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The cast are to be congratulated on making such difficult material remotely palatable and engaging. Some of the early interplay between the two brothers was very skilfully carried out and helped the audience to empathise with the not altogether voluntary predicament in which they found themselves. I was particularly drawn to the scene between Darren and Naz which showed two youngsters almost cheerfully playing among the physical wreckage as they explored the emotional wreckage of their lives; Potter in particular was riveting. Harvey Cole’s Elliott too inspired attention and he commanded the early parts of the play with a confidence that bodes well for his future acting career (apparently Ben Wishaw originated the role and now he’s the voice of Paddington Bear!)

Unfortunately I found it hard to empathise with any of the other characters though Ashford’s Lola and Brownson’s Duchess had some touching moments. This was solely down to the writing and the situation of characters within the action of the play rather than any lack of skill on the part of the performers. Frankly if they can repeatedly mentally put themselves through the situations played out in this piece of drama then they will be able to take on any part with alacrity.

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The direction of the piece (John Haidar) was taut and driven though I would question the use of shadow play for the torture scene. I’m sure if Ridley had meant us to actually see such horrors then he would not have put the action offstage and left it to the audience’s imagination to conjure up a picture of what was happening – far more effective anyway.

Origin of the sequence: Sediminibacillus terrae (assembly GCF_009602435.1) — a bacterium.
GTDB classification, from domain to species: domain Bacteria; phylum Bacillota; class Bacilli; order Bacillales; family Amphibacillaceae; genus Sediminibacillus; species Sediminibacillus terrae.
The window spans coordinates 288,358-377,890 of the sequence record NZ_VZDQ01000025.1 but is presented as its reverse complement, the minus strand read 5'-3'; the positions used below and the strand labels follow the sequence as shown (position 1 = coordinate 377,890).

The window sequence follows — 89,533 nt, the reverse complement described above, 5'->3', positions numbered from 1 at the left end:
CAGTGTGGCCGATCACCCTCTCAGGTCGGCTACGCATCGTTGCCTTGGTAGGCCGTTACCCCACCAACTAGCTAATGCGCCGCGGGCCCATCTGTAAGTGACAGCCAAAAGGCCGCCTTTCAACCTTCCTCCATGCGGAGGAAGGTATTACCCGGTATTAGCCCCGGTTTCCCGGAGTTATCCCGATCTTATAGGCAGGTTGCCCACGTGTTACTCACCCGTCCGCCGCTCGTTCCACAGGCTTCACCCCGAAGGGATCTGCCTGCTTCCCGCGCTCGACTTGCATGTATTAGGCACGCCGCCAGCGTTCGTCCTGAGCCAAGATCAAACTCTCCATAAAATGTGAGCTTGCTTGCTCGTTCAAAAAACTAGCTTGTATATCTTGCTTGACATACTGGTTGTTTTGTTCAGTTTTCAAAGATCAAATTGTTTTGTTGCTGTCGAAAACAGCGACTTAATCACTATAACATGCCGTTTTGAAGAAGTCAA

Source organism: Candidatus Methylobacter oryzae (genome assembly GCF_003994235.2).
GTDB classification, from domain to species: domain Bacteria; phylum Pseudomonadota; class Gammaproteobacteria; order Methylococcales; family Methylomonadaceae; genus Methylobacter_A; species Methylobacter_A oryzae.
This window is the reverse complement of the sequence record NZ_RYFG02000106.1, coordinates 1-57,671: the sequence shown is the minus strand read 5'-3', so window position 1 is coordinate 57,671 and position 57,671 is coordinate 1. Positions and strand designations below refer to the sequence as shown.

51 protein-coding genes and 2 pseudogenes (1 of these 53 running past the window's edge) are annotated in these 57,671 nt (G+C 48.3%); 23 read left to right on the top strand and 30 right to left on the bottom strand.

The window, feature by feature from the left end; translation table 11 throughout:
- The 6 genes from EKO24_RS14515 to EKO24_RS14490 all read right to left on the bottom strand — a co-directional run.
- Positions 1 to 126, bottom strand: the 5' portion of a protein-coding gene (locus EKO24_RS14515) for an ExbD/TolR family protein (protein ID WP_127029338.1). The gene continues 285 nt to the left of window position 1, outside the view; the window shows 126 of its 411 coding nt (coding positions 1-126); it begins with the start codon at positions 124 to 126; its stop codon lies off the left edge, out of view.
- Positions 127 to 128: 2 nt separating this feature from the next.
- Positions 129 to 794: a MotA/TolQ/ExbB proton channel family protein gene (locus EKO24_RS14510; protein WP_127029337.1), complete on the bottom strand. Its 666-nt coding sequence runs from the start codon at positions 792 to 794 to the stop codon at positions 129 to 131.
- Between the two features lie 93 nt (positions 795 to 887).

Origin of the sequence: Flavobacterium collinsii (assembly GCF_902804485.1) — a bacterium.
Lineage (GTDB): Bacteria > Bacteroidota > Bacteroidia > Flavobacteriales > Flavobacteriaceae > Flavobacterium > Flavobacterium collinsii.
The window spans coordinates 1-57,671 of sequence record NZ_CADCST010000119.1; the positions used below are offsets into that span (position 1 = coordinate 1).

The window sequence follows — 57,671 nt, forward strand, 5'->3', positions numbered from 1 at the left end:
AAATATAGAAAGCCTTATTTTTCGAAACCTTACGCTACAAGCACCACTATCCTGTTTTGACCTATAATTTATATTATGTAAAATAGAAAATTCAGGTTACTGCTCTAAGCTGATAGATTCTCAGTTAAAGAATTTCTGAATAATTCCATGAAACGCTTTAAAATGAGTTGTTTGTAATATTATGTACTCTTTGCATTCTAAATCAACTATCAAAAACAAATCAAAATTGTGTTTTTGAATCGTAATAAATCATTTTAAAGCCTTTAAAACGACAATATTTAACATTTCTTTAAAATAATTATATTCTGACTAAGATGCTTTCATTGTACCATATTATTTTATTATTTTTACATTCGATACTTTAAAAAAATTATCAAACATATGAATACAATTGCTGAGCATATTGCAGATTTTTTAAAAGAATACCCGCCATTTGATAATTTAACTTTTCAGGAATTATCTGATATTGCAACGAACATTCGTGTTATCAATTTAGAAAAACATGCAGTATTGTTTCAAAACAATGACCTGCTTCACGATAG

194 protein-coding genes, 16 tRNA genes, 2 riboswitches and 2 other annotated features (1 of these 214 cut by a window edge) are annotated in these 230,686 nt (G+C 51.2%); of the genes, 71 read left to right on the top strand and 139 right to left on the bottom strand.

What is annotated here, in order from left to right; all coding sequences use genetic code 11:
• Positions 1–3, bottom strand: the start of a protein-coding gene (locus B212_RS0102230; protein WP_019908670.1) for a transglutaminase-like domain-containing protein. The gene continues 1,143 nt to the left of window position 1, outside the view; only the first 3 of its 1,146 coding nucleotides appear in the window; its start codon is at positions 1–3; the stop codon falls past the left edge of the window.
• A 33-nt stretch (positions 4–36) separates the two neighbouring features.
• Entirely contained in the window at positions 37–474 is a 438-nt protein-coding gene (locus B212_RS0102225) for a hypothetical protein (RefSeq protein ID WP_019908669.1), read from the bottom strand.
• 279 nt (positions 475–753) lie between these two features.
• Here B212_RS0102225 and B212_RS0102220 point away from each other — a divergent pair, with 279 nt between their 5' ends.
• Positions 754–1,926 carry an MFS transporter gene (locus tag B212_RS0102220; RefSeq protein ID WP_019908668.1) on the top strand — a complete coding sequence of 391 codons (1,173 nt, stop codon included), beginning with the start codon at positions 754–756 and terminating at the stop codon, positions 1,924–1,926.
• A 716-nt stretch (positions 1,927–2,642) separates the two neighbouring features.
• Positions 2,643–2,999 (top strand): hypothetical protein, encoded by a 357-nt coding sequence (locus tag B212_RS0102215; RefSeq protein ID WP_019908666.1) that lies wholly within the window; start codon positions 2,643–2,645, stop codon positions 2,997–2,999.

DptgQQdW4AAwE_hIronically (intentionally so I’m sure) as the piece reached its climax it was at its most beautifully lit. The abandoned flat has no electricity and so the party organisers fall back on Naz’s stash of candles. As the horrors play out the stage is bathed in the sort of light found in the Wannamaker auditorium at the Globe. And that’s when it suddenly hit me. What I was watching was a modern day equivalent of a Jacobean revenge tragedy such as Webster’s Malfi. The amoral world, the hapless brothers, the entire cast covered in blood; there’s even a character called The Duchess!

In all it was an uncomfortable, unsettling couple of hours but I was full of admiration for the way the students brought it to life. However, I’m still torn as to whether the play itself is a piece of gratuitously violent pornography or a work of genius – I guess Ridley himself would not be troubled by this apparent contradiction. Finally, despite intensive Googling I remain totally uncertain about the meaning of the play’s title. So if anyone could enlighten me….?*

As I indicated at the start of the review this was an exhausting watch and a more than salutary glimpse into a hell on earth. But do I think that censorship should return based on a viewing of this play? Probably not, though one thing I found out after seeing the show might just have persuaded me otherwise. Apparently in the original the character Party Piece – the intended victim of the other characters – was a ten year old Pakistani boy and the actual eventual victim Naz was supposed to be fifteen. Maybe that was going too far. Any thoughts, please do let me know in the comments section.

*This review first appeared on the website of Sardines Magazine.